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Pumping iron not only inflates your muscles, but also your mood, and with it comes a host of other benefits confirming that exercise is medicine. So, grab a pair of dumbbells and lift your way to better brain health. (We aren’t forgetting about cardio, either!)
Here, our expert explains how EIM (Exercise is Medicine) positively affects your brain health.
We have been taught to use exercise to stay fit, but working out equally benefits our emotional and mental health. Reaping the benefits of exercise stretches from the “runner’s high” to the weightroom. Dr. Mindy Pelz, nutrition and functional medicine expert, and owner of Family Life Wellness in California explains, “Exercise stimulates something called brain-derived neurotrophic factor (BDNF), that is a protein which acts like fertilizer on the neurons in our brain.”
What makes this interesting is that exercise has a powerful way of strength-training the brain to be better and healthier. “Not only does BDNF regenerate old and worn-out neurons that have been contributing to the loss of memory, mood disorders, and inability to focus, but this powerful protein can also help your body grow new neurons in the brain, which improves your ability to learn new information and skills,” she adds. Good news for those looking for a much-needed brain boost. And the benefits don’t stop there.
Movement is medicine when moods are out of whack. “Exercise should be a go-to treatment for the fatigued, moody, stressed, or unfocused brain,” Pelz says. And you don’t need a gym membership to lift weights — or your mood.
“Exercise is free, it’s powerful, and oftentimes we don’t give it as much credit as it deserves for mental health.” Adds Pelz. From cardio to weightlifting, you can turn a bad day into a great one. “It should be our first line of treatment for any mental and/or emotional struggles” adds Pelz. Thankfully, it doesn’t take that long for the mood-boosting benefits to kick in. “Twenty minutes is a great range to enhance BDNF production, but you can move yourself out of an anxious state within minutes through walking, running, or hiking,” Pelz assures. So, if you need a quick lift in mood, take a run or lift through a high-intensity weight-training session.
Time well spent with iron is known for building stronger bones, increasing lean body mass, and raising metabolism, but it can also help fight the blues. A study published in the June 2018 issue of JAMA Psychiatry analyzed 33 clinical trials for the effects of resistance exercise on depression, and the results were impressive. Results showed that resistance training “significantly reduced depressive symptoms” among research participants.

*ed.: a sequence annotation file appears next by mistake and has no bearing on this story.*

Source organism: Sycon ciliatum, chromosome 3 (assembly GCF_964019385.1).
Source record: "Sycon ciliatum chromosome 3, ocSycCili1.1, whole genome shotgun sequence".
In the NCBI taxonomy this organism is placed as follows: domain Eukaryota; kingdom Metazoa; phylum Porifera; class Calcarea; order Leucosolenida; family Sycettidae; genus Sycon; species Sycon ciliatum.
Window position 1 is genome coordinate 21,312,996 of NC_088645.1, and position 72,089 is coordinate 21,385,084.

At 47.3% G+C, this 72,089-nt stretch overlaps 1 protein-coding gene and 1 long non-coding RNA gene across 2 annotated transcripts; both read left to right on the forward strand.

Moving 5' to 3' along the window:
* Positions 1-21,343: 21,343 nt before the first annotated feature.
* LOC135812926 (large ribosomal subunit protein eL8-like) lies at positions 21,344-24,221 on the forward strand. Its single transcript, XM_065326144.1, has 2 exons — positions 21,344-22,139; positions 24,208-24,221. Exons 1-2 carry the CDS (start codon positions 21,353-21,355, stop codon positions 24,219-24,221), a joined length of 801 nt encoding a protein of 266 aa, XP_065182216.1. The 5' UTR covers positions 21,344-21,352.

Not to mention, it also provides you with the feeling of accomplishment after you complete a workout, and reaping the results of getting stronger also helps the brain feel good.
Put cortisol and anxiety in their place while moving forward. “Exercise, specifically in a forward movement, such as walking, running or hiking, tells the amygdala, (the part of the brain where fight or flight reactions live), to calm down and relax,” Pelz explains.
In a nutshell, when you are moving in a forward manner while exercising, you are signaling to the brain to calm down and for anxiety to take the back seat.
This goes for cortisol production as well. “When we are stressed, our body makes cortisol, and cortisol was designed to make us move,” Pelz says. This is why exercise is a crucial part of not only reducing anxiety but fighting inflammation and fat storage.
“If we do not use the cortisol, that cortisol gets stored as fat or goes into tissues and accelerates inflammation.” And, according to Pelz, if you didn’t need another reason to get moving, “cortisol is a mood killer, so using cortisol through exercise will help ensure that your moods stay positive and high.” In other words, make cortisol work for you, not against you.
The short answer is: They’re both effective. But, if you are looking to secrete BDNF and calm anxiety, lacing up your running shoes may be more helpful.
“Both training methods have a healing effect on the body, just in different ways,” says Pelz. And it really depends on the person. “Lifting weights can be really powerful for secreting growth hormones, which slows the aging process down and speeds up fat burning,” Pelz says. As where cardio can calm the anxious mind.
Case in point: Both weight training and cardio, when utilized together reap a host of benefits from physical to emotional and mental. But, if you feel your emotions need a lift and your brain a boost, using exercise as medicine can get you feeling better, whether it’s lifting or cardio.